Lecture by Prof. Dr. Peter Hühn (English Studies, University of Hamburg) on the topic of Generic Extensions in Contemporary British Poetry.
More information on the author can be found here: https://www.slm.uni-hamburg.de/iaa/personen/ehemalige-emeriti/huehn-peter.html
Contents of Peter Hühn’s lecture:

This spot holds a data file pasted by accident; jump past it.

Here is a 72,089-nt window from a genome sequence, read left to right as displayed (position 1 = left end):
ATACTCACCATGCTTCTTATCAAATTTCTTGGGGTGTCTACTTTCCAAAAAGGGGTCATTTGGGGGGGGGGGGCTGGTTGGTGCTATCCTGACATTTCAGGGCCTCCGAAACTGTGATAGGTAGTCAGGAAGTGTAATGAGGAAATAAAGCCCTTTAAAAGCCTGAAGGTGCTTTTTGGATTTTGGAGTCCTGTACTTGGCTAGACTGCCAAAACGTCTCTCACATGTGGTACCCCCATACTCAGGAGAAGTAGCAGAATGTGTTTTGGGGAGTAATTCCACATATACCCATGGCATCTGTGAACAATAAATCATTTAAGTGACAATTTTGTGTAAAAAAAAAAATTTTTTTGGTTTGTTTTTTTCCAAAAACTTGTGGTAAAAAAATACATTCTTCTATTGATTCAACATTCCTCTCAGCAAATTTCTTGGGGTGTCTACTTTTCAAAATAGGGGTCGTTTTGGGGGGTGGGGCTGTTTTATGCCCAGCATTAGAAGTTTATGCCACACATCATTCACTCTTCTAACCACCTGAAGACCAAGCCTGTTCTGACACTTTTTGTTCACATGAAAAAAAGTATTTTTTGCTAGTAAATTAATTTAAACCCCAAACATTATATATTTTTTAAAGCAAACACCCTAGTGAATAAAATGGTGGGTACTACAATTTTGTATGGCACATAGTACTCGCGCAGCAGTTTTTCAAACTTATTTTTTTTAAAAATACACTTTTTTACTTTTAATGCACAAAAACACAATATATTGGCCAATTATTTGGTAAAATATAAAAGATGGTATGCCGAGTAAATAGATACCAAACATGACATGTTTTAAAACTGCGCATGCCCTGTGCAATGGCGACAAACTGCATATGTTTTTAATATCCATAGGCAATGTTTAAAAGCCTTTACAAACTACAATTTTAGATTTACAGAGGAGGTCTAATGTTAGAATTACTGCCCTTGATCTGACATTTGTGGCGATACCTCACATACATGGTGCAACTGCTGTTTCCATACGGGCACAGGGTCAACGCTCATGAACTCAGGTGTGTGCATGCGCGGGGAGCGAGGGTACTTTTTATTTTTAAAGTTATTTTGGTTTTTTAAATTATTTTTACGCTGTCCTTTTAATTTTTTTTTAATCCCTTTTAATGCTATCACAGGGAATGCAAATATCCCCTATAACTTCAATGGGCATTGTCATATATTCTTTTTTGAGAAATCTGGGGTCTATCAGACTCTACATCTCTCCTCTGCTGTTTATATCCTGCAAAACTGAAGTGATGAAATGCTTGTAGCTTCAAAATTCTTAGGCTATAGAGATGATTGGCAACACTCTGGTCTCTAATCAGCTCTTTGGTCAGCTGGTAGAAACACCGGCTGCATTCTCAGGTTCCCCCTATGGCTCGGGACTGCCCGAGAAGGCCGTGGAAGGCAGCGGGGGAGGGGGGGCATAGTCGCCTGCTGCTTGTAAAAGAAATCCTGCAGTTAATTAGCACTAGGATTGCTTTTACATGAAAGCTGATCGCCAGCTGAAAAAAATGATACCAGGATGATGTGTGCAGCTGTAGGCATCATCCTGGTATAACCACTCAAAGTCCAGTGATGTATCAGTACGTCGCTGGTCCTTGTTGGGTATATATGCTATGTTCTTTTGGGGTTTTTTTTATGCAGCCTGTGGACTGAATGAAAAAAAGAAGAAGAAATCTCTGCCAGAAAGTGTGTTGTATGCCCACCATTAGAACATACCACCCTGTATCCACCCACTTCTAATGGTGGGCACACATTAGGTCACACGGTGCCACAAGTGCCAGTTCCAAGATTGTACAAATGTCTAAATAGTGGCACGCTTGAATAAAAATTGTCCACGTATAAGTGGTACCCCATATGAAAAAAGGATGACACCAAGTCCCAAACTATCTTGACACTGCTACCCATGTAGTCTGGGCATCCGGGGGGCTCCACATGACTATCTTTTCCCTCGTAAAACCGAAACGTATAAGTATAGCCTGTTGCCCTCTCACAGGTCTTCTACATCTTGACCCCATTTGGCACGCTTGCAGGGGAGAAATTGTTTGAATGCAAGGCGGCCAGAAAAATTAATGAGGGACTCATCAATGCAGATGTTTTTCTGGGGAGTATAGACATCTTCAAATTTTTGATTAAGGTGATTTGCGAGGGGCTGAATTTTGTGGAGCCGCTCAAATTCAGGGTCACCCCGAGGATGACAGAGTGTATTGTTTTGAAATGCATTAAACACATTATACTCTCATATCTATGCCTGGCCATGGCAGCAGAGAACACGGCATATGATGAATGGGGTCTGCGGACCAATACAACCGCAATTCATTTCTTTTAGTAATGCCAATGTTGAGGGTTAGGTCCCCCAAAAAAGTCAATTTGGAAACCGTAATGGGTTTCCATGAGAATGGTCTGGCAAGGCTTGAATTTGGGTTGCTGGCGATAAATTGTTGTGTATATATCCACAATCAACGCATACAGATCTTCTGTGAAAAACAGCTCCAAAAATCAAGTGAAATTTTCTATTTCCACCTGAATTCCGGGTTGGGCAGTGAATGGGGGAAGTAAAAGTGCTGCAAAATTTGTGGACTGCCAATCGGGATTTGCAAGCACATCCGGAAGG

This contribution analyses two complex examples of the generic extension of lyric poetry in recent British literature. Tony Harrison’s film poem The Shadow of Hiroshima (1995) expands the lyric text into the visual dimension; Glyn Maxwell’s collection The Sugar Mile (2005) arranges a large number of individual lyric poems into a dramatic scenario. In both cases the generic transition is coupled with a further generic extension – the elaboration of a distinctly narrative sequentiality. In two important aspects the generic extension of these examples affects the rendering of a particular experience, namely the perception of and reaction to massive violence and destruction. One aspect concerns the organization of speech situation and perspective, especially the relation between a superordinate authorial voice and possible subordinate voices, the other aspect pertains to the status of the represented experience in the ambiguity between factuality and fictionality, characteristic of the stance of the lyric utterance in various periods throughout the history of poetry. In both respects the generic expansion in Harrison’s The Shadow of Hiroshima and in Maxwell‘s The Sugar Mile can be shown to utilize the representational potentials of lyric poetry in distinctly alternative directions.